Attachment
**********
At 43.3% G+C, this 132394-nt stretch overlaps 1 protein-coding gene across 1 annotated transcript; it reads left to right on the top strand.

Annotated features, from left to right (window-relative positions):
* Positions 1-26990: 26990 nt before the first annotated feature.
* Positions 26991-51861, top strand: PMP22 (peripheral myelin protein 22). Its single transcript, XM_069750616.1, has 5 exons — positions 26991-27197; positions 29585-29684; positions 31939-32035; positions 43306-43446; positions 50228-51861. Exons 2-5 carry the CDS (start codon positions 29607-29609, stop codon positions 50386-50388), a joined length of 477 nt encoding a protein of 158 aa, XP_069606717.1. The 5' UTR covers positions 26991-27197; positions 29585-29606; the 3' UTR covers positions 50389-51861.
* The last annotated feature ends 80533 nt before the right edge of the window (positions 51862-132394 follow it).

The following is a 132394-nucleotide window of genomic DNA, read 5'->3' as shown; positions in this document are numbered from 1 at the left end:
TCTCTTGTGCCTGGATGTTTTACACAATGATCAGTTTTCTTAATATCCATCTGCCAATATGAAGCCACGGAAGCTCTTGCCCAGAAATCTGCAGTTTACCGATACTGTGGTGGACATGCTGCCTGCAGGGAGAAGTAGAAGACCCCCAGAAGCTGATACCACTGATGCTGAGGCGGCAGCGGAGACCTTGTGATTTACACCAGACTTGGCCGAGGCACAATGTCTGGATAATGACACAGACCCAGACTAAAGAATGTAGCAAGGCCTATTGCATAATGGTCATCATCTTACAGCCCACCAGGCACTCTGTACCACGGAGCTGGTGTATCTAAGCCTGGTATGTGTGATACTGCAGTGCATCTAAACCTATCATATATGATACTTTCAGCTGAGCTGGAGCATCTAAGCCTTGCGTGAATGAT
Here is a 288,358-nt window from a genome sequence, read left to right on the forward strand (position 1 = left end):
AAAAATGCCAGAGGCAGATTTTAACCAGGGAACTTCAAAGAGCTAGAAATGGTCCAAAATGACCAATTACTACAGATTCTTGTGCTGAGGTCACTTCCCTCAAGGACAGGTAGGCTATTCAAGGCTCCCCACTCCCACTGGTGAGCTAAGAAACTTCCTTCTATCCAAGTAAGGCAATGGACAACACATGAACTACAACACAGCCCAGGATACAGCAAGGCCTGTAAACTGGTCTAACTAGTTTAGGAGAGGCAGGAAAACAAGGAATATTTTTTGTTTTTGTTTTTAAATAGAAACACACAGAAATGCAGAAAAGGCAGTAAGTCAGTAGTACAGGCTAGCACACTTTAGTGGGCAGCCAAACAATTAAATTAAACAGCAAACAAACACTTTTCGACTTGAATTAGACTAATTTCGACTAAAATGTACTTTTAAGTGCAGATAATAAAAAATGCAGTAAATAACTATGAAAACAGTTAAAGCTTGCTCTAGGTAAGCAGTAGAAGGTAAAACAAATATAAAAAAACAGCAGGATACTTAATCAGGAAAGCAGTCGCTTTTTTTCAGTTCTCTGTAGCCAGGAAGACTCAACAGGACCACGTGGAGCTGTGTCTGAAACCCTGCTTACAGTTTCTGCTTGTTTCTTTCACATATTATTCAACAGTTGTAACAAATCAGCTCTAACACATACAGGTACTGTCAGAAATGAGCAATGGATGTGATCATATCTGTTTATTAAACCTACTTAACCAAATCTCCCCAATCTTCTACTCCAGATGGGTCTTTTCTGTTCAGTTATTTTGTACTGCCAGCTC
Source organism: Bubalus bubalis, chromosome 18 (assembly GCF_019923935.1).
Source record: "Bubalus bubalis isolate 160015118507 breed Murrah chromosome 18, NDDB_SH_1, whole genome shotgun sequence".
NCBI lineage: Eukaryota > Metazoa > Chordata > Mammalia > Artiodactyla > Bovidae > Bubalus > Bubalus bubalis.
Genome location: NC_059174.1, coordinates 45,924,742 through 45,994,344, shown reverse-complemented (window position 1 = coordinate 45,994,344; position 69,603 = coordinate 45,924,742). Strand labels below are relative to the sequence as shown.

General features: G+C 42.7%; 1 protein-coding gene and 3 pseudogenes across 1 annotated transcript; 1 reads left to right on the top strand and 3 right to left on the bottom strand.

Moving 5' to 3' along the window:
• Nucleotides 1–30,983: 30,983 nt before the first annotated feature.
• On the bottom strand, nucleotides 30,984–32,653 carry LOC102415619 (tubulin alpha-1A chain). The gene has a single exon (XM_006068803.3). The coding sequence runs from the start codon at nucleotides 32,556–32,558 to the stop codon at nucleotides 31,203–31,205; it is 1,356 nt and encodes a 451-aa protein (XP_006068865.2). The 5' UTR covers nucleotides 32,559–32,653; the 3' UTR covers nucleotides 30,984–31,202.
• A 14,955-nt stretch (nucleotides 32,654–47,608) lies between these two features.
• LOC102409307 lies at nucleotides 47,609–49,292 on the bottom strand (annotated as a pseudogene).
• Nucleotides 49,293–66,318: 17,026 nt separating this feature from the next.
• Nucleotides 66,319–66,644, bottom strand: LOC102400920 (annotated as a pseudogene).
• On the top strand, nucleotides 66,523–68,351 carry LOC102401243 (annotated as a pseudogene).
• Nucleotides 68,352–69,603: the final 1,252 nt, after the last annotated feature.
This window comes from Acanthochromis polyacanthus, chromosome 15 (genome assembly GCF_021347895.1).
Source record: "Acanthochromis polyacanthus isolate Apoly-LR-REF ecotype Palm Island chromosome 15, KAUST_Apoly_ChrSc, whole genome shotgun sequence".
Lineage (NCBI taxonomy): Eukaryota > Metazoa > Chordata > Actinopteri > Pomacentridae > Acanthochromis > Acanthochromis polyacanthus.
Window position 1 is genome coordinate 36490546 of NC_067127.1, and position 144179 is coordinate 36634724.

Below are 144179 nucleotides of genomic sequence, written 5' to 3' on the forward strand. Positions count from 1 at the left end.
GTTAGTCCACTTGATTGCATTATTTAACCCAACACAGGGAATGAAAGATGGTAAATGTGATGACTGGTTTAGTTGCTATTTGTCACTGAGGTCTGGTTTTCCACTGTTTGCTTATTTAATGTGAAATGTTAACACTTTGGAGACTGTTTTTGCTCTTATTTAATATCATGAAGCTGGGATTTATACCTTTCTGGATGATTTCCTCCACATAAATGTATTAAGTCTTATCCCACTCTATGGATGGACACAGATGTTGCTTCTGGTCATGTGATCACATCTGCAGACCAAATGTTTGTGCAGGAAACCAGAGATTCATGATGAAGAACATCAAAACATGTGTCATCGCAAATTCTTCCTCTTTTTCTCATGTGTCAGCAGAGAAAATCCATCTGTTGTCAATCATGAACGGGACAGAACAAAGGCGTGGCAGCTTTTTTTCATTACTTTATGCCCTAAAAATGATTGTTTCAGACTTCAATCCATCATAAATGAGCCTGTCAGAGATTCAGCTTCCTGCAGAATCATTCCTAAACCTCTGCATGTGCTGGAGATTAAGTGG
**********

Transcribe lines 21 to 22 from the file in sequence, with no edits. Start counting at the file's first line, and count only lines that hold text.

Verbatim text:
• Nucleotides 66,319–66,644, bottom strand: LOC102400920 (annotated as a pseudogene).
• On the top strand, nucleotides 66,523–68,351 carry LOC102401243 (annotated as a pseudogene).